ABSTRACT: Bone destruction and osteoporosis are accelerated in chronic inflammatory diseases, such as rheumatoid arthritis (RA) and periodontitis, in which many studies have shown the proinflammatory cytokines, especially TNFα, play an important role; TNFα causes osteoclast-induced bone destruction as well as the inhibition of osteoblastogenesis. Here we review our current understanding of the mechanism of the effect of TNFα on osteoblastogenesis from mesenchymal stem cells (MSC). We also highlight the function of MSC in the pathogenesis of autoimmune diseases. Many studies have revealed that TNFα inhibits osteoblastogenesis through several mechanisms. On the other hand, it has been also reported that TNFα promotes osteoblastogenesis. These discrepancies may depend on the cellular types, the model animals, and the timing and duration of TNFα administration. A full understanding of the role and function of TNFα on osteoblastogenesis from MSC may lead to targeted new therapies for chronic inflammation diseases, such as RA and periodontitis.
    Biochimica et Biophysica Acta 12/2013; DOI:10.1016/j.bbagen.2013.12.013 · 4.66 Impact Factor
  • Source
    [Show abstract] [Hide abstract]
    ABSTRACT: The overarching aim of this study is to assess the feasibility of using periosteal tissue from the femoral neck of arthritic hip joints, usually discarded in the normal course of hip replacement surgery, as an autologous source of stem cells. In addition the study aims to characterize intrinsic differences between periosteum-derived cell (PDC) populations, isolated via either enzymatic digestion or a migration assay, including their proliferative capacity, surface marker expression, and multipotency, relative to commercially available human bone marrow-derived stromal cells (BMSCs) cultured under identical conditions. Commercial BMSCs and PDCs were characterized in vitro, using a growth assay, flow cytometry, as well as assay of Oil Red O, alizarin red, and Safranin O/Fast Green staining after respective culture in adipo-, osteo-, and chondrogenic media. Based on these outcome measures, PDCs exhibited proliferation rate, morphology, surface receptor expression, and multipotency similar to those of BMSCs. No significant correlation was observed between outcome measures and donor age or diagnosis (osteoarthritis [OA] and rheumatoid arthritis [RA], respectively), a profound finding given recent rheumatological studies indicating that OA and RA share not only common biomarkers and molecular mechanisms but also common pathophysiology, ultimately resulting in the need for joint replacement. Furthermore, PDCs isolated via enzymatic digestion and migration assay showed subtle differences in surface marker expression but otherwise no significant differences in proliferation or multipotency; the observed differences in surface marker expression may indicate potential effects of isolation method on the population of cells isolated and/or the behavior of the respective isolated cell populations. This study demonstrates, for the first time to our knowledge, the feasibility of using arthritic tissue resected during hip replacement as a source of autologous stem cells. In sum, periosteum tissue that is resected with the femoral neck in replacing the hip represents an unprecedented and to date unstudied source of stem cells from OA and RA patients. Follow-up studies will determine the degree to which this new, autologous source of stem cells can be banked for future use.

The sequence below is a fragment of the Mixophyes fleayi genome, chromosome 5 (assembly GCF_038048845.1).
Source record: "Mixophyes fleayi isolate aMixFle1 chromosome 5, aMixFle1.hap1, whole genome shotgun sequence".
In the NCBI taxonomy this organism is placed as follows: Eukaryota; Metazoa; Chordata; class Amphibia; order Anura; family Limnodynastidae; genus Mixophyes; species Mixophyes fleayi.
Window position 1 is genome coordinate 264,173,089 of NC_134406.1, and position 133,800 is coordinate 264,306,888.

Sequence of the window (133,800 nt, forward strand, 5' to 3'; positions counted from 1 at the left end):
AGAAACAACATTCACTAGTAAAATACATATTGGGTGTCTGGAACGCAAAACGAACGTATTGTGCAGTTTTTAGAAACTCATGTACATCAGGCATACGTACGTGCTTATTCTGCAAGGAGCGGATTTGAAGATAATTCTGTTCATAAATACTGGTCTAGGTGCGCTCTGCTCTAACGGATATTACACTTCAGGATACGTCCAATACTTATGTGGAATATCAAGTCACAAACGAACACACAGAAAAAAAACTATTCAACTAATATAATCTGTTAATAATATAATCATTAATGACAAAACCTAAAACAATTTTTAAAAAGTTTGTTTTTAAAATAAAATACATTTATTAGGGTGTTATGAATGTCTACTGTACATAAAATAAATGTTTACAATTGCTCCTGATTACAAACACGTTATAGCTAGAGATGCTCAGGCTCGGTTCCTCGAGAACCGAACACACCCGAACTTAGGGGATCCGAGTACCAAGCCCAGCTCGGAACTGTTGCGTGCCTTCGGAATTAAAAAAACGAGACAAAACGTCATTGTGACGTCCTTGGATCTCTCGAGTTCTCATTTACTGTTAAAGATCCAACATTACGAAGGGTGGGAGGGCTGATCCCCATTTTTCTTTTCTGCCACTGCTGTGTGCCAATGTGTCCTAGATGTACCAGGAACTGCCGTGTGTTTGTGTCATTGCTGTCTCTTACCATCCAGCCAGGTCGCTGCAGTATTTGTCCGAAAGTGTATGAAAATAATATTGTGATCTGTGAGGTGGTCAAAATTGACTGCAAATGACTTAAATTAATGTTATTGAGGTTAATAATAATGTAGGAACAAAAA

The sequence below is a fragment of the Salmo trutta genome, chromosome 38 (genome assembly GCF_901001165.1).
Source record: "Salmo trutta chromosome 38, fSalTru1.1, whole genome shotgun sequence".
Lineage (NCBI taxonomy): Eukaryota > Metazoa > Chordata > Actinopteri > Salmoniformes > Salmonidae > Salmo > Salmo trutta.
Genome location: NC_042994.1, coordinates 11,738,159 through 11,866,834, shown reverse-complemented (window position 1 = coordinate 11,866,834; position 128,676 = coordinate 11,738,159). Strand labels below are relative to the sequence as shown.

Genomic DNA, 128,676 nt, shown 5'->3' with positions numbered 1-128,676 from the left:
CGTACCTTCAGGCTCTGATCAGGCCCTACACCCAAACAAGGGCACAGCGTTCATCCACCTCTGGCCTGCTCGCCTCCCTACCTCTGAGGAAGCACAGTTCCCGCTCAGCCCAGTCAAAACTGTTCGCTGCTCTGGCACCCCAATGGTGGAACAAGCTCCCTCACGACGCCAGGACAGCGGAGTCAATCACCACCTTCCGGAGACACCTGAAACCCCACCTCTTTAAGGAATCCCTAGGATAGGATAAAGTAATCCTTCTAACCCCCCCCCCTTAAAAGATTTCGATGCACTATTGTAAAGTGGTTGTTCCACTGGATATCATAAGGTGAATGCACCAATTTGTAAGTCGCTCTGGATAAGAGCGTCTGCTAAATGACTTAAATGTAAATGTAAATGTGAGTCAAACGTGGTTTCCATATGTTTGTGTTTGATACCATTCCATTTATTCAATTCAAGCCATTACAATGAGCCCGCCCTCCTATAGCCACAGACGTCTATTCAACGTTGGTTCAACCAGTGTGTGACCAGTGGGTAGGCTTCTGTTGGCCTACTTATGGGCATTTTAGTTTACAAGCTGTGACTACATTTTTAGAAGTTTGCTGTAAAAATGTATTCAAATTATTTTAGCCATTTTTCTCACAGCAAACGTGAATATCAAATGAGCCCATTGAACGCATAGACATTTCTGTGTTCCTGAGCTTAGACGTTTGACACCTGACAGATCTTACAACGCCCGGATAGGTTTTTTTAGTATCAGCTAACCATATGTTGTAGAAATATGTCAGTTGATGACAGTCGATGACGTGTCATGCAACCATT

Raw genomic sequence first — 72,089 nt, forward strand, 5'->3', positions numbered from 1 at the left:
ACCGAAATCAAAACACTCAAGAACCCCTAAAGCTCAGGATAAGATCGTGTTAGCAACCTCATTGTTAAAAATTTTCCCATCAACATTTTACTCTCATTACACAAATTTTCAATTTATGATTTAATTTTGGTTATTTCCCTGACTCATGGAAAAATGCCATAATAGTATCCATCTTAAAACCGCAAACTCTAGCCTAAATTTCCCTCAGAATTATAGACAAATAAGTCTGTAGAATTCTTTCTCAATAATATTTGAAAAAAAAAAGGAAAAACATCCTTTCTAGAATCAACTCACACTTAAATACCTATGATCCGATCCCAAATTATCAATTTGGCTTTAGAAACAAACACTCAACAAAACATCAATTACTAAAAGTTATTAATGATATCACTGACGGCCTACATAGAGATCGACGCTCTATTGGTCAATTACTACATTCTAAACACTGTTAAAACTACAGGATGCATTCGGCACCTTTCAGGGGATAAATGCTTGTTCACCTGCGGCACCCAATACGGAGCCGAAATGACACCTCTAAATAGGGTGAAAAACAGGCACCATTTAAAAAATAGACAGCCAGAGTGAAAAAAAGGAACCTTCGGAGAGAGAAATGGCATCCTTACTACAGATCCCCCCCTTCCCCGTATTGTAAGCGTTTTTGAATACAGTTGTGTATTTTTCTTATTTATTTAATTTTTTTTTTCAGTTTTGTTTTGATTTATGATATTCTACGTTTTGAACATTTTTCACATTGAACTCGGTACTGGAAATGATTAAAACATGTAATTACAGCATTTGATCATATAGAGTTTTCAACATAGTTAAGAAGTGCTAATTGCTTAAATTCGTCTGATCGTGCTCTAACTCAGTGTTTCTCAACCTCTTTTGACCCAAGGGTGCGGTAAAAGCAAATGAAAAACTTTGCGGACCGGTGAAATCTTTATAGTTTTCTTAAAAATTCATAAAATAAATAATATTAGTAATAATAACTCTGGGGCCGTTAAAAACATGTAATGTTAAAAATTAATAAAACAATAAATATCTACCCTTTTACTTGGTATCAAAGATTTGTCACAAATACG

STEM CELLS TRANSLATIONAL MEDICINE 01/2014; 3(3). DOI:10.5966/sctm.2013-0056 · 3.60 Impact Factor